Katherine Luo (Yung Kan Loh) was born in Shanghai in 1935 and immigrated to Canada in 1998. Throughout her life music has played a key part, whether as a professional opera singer and actor, music editor or instructor. She is the author of Traces of Time (Chinese Canadian Writers’ Association, 2010) and The Unceasing Storm. She has also contributed to periodicals including Ricepaper and The Malahat Review. She taught Mandarin at Simon Fraser University and taught piano and voice for many years. She lives in Vancouver, BC.
INTERVIEW WITH KATHERINE LUO
Q: Youth, a recent film by Feng Xiaogang, romanticizes the lives of young members of a military arts troupe during the Cultural Revolution. Since you were technically in the performing arts troupe of the People’s Liberation Army during this period, do you have any thoughts about viewing it through rose-tinted lenses?
A: This film has its particular point of view on the situation in the 1970’s, when the Cultural Revolution was coming to an end. My experience was very different. I joined the army in 1964. After that, I went to the countryside to work for eight months during the “Four Clean Ups Movement.” In the spring of 1966, the Cultural Revolution began. In 1968, I was quarantined and interrogated. That winter, I was sent to the Great Northern Wilderness for re-education at a May Seventh Cadre School. After Lin Biao died in 1972, we were allowed to visit Beijing. During the fourteen years when I served in the military arts troupe, my life was miserable. Therefore, my memory from that period of time is distressing, gray and tortured. In 1978, I left the air force and started a brand new chapter by working with a publishing house whose focus was music.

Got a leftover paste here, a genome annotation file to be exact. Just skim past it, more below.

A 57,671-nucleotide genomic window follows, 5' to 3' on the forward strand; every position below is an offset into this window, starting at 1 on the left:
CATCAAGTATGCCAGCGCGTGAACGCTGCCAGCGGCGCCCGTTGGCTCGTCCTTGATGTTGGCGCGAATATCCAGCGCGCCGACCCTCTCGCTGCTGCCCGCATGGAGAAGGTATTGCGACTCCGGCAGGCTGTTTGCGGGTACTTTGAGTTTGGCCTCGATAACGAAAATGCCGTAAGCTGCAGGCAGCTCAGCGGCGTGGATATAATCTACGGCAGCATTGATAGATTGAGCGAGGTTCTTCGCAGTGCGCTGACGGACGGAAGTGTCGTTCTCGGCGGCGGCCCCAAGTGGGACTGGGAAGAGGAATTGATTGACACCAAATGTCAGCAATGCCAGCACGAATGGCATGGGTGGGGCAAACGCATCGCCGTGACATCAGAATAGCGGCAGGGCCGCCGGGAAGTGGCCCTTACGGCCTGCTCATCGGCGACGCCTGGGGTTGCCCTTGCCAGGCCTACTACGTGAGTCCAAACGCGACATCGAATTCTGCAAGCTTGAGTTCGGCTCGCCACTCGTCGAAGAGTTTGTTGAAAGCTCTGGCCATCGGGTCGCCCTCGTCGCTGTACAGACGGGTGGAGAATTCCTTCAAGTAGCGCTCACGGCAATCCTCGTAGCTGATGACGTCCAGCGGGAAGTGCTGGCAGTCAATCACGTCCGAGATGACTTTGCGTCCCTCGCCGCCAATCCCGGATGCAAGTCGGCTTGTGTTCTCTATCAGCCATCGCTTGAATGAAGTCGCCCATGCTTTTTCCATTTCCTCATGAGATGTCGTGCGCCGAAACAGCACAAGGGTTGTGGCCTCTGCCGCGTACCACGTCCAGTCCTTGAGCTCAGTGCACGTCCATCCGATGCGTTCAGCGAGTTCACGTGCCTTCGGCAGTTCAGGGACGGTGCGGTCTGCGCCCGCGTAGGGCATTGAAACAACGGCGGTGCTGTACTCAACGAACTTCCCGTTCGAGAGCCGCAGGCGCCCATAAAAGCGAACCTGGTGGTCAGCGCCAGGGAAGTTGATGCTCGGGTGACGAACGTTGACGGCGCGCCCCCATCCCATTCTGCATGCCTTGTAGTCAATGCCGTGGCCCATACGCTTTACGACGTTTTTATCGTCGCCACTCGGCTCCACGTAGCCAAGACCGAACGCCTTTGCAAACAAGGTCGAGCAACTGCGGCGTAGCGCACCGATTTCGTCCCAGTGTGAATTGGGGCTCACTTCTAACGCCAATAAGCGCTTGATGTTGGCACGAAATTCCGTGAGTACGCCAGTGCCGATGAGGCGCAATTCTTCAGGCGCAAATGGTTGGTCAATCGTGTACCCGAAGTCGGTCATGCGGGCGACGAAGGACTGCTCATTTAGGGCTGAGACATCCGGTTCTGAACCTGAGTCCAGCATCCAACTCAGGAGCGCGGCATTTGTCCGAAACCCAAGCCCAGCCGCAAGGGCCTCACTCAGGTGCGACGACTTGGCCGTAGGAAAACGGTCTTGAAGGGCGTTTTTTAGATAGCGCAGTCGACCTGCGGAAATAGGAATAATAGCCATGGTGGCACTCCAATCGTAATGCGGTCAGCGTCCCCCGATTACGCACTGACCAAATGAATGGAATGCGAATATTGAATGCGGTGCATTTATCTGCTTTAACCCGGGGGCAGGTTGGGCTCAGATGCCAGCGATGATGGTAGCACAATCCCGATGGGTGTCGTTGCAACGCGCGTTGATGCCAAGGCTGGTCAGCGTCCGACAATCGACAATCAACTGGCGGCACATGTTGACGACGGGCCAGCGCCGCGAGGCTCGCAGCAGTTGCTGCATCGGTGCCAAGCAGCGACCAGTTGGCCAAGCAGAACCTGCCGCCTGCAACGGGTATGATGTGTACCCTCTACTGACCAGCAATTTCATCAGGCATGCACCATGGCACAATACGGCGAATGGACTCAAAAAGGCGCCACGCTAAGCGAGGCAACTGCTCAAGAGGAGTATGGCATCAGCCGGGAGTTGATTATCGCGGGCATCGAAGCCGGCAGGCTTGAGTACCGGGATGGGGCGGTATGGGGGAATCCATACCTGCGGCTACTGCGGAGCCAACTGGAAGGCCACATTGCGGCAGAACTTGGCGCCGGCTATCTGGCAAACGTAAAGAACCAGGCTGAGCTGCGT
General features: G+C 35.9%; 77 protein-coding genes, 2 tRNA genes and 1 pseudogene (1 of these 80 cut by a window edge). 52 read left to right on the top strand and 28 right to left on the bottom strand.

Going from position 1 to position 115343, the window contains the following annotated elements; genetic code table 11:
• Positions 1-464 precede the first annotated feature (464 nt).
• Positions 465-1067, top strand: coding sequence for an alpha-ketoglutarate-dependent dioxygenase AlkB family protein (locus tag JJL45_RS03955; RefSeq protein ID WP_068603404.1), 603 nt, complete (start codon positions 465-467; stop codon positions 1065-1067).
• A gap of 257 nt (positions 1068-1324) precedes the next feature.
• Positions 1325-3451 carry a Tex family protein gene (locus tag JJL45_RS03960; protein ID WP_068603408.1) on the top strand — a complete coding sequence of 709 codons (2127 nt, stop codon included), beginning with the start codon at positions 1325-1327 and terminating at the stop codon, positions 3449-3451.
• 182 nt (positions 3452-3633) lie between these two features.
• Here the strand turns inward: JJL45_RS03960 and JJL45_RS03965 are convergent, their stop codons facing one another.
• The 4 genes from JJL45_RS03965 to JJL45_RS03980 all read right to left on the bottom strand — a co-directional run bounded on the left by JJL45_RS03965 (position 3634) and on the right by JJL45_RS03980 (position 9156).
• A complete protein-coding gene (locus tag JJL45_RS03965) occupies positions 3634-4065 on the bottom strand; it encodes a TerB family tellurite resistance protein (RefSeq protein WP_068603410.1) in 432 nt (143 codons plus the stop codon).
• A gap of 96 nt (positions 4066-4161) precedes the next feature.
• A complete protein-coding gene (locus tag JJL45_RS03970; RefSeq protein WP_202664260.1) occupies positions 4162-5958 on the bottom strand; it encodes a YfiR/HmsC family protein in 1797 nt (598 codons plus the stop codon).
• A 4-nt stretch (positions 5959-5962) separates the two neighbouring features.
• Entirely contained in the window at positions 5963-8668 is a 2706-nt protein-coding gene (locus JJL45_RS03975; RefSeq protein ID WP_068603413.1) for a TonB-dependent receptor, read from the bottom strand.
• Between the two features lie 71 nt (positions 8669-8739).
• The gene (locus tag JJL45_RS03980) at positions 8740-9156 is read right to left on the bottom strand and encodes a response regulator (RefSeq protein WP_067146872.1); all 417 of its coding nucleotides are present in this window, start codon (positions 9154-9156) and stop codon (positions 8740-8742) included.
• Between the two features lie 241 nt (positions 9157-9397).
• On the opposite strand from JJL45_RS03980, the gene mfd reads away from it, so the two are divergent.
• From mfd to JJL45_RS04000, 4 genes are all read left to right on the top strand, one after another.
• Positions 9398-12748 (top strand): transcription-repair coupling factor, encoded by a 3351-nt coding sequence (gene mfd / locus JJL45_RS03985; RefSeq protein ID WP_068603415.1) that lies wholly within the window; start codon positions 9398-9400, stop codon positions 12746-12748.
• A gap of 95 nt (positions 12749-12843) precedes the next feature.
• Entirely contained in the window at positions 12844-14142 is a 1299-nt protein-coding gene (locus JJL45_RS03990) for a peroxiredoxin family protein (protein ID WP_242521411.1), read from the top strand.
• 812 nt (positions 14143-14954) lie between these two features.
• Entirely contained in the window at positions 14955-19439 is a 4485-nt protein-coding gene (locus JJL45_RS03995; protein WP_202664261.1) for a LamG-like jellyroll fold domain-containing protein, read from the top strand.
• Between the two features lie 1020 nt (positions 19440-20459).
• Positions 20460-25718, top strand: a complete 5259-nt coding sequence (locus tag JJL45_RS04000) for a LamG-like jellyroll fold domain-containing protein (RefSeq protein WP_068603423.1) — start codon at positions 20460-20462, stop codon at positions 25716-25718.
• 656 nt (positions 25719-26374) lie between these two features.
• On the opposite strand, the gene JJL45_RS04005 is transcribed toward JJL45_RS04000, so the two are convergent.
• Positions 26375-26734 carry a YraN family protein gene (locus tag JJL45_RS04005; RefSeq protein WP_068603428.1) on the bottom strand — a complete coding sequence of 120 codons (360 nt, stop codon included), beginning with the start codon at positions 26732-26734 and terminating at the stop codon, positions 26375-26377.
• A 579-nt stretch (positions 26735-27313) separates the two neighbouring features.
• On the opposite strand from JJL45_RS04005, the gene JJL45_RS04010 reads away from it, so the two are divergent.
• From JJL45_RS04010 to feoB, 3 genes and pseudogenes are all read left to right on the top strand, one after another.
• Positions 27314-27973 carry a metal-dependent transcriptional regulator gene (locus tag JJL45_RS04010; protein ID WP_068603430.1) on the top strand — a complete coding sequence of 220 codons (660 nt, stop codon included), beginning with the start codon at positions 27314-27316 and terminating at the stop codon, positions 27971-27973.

Q: One of the earliest examples of Chinese dissident literature available in the West was The Execution of Mayor Yin, a short story collection by Chen Ruoxi, who was a Taiwanese returnee who eventually left and settled in Canada. Later on, domestic Chinese writers who lived through the events of the period include Gao Xingjian and Dai Sijie, whose works became known internationally. Do you see any parallels in the writings of the overseas Chinese who returned for patriotic/ideological reasons, versus writing that emerged from China?
A: I like Gao Xingjian’s One Man’s Bible. He described the Cultural Revolution very realistically. His short stories are also very good. Recently, I found myself reading several of Ha Jin’s novels. I agree with his political viewpoints. Dai Sijie’s novel, which became a film, Balzac and the Little Chinese Seamstress is wonderful, too. But my situation is different from others. I was a student in 1955 and had very patriotic ideals. I returned to mainland China from Hong Kong, yet I ran out in 1988. This is similar to Ms. Jan Wong (Red China Blues). My dreams were completely broken in that country, so I immigrated to Canada in 1997 when I was 62 years old. I am not a professional writer. I only stayed in China for 32 years. However, based on what I have seen and heard, and from my past experiences, I have thought a great deal about my life there. My first essay, Smile, was written in 1998, just after I had immigrated here.
Q: One of your essays, Forgetting, grapples with the issue of erasing the period from memory to move on. Do you worry that the excesses of Mao and Deng’s policies will be entirely forgotten one day?
A: Many people in China have not forgotten the history, especially our generation, but they are afraid to mention it. This is because there is a dictatorship in China, which does not want people to critically assess our history. In consequence, everyday people dare not draw parallels with the past. Nowadays, fewer and fewer people in the younger generation know and understand the truth of history and it will easily being forgotten for the next generation. I think that the writers who know the situation of China’s history should tell the truth, and we can’t let the historical truth be forgotten and distorted. Otherwise it will be very sad and dangerous.